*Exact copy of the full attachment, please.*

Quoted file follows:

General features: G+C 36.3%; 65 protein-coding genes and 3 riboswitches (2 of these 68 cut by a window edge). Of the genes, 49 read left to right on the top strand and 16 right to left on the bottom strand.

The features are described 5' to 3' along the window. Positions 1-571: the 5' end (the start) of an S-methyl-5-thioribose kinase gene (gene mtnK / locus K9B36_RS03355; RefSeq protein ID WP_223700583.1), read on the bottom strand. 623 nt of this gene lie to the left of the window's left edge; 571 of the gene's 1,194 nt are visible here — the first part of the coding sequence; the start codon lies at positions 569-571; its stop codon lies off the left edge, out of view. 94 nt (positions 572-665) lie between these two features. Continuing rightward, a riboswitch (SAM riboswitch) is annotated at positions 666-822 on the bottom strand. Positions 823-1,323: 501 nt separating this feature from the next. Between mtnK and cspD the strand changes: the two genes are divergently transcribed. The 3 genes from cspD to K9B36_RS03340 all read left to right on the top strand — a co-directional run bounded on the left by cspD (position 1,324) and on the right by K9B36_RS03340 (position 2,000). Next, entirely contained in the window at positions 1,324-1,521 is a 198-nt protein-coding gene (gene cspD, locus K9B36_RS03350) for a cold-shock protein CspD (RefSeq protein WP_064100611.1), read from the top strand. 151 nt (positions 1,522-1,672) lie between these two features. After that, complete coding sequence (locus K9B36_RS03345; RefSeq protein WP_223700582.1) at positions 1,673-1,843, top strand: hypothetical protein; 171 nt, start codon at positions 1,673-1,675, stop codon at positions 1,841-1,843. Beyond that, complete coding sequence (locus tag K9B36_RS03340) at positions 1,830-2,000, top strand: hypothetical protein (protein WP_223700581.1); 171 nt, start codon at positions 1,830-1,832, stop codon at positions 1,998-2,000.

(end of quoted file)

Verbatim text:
General features: G+C 36.3%; 65 protein-coding genes and 3 riboswitches (2 of these 68 cut by a window edge). Of the genes, 49 read left to right on the top strand and 16 right to left on the bottom strand.

The features are described 5' to 3' along the window. Positions 1-571: the 5' end (the start) of an S-methyl-5-thioribose kinase gene (gene mtnK / locus K9B36_RS03355; RefSeq protein ID WP_223700583.1), read on the bottom strand. 623 nt of this gene lie to the left of the window's left edge; 571 of the gene's 1,194 nt are visible here — the first part of the coding sequence; the start codon lies at positions 569-571; its stop codon lies off the left edge, out of view. 94 nt (positions 572-665) lie between these two features. Continuing rightward, a riboswitch (SAM riboswitch) is annotated at positions 666-822 on the bottom strand. Positions 823-1,323: 501 nt separating this feature from the next. Between mtnK and cspD the strand changes: the two genes are divergently transcribed. The 3 genes from cspD to K9B36_RS03340 all read left to right on the top strand — a co-directional run bounded on the left by cspD (position 1,324) and on the right by K9B36_RS03340 (position 2,000). Next, entirely contained in the window at positions 1,324-1,521 is a 198-nt protein-coding gene (gene cspD, locus K9B36_RS03350) for a cold-shock protein CspD (RefSeq protein WP_064100611.1), read from the top strand. 151 nt (positions 1,522-1,672) lie between these two features. After that, complete coding sequence (locus K9B36_RS03345; RefSeq protein WP_223700582.1) at positions 1,673-1,843, top strand: hypothetical protein; 171 nt, start codon at positions 1,673-1,675, stop codon at positions 1,841-1,843. Beyond that, complete coding sequence (locus tag K9B36_RS03340) at positions 1,830-2,000, top strand: hypothetical protein (protein WP_223700581.1); 171 nt, start codon at positions 1,830-1,832, stop codon at positions 1,998-2,000.